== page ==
Skip to content

New CIBSE publication tackles overheating in homes

New guidance published by the Chartered Institution of Building Services Engineers (CIBSE) aims to address the causes of overheating in homes, as the UK enters a summer that could be the hottest since 1976.

Addressing what the industry had identified as a gap in its knowledge, CIBSE have created the new Technical Memorandum 59: Design methodology for the assessment of overheating risk in homes (TM59) in order to set a standard by which overheating can be assessed using a consistent methodology.

The new TM59, available now as a free download and officially launched at University College London on 28 June, has created a common approach that will see the whole industry consistently apply the same methodology. This approach may be crucial in the years ahead, with the MET Office reporting that the eight warmest years in the UK since 1910 have occurred in the last 14.

Input assumptions regarding the occupancy profiles, internal gains, natural ventilation capabilities etc. in the design process will produce a wide variety of results and sometimes even mask the magnitude of overheating risk in some properties.  TM59 aims to provide consistency across the industry as all consultants will now be using the same assumptions regarding the use of the properties when assessing overheating risk.

Dr Anastasia Mylona, Research Manager at CIBSE, said “CIBSE has created this methodology in response to growing concern in the construction industry that rising temperatures and a changing urban landscape are creating a generation of homes destined to overheat.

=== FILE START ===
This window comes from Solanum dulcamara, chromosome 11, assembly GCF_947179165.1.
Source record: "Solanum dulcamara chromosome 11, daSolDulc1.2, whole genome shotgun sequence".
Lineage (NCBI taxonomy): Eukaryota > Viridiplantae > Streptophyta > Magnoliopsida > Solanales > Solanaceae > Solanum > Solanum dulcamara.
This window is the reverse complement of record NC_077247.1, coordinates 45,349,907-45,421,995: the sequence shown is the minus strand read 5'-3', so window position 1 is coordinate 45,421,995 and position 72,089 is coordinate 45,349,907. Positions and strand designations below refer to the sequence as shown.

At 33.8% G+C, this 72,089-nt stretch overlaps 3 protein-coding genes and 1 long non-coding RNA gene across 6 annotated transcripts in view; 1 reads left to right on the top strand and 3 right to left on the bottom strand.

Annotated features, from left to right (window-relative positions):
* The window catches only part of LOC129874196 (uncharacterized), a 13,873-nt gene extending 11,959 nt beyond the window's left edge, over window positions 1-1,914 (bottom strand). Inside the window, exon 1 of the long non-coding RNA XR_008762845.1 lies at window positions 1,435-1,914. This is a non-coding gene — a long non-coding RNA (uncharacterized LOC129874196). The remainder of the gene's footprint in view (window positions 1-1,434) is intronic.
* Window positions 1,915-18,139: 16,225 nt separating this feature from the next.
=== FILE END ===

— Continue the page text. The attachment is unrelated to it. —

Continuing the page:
“By creating an industry-agreed standard methodology for assessing overheating, we aim to enable designers and engineers to work together to create buildings that are more resilient to hot weather events.”

TM59 draws upon existing guidance produced by CIBSE and others on various aspects of a building’s performance to give a prescriptive approach to modelling, which will allow the methodology to be consistently applied. It also includes reporting requirements to ensure that stakeholders understand the methodology’s impact on the design.

Uniquely, TM59 draws on CIBSE’s own industry-leading weather data products, developed with the support of the MET Office, which play a fundamental role in assessing whether a particular design is likely to overheat. The datasets are based on historical data collected from 14 sites around the UK since the early 1980s.  In the current version, this data is combined with the latest climate change projections to produce future weather files up to the 2080s.

TM59 has been extensively ‘live tested’ on existing projects and shown to be effective, but CIBSE is planning to back up the results of the methodology through further research and testing as it is applied in the  years to come. This will allow the methodology to be refined in response to new data and user feedback.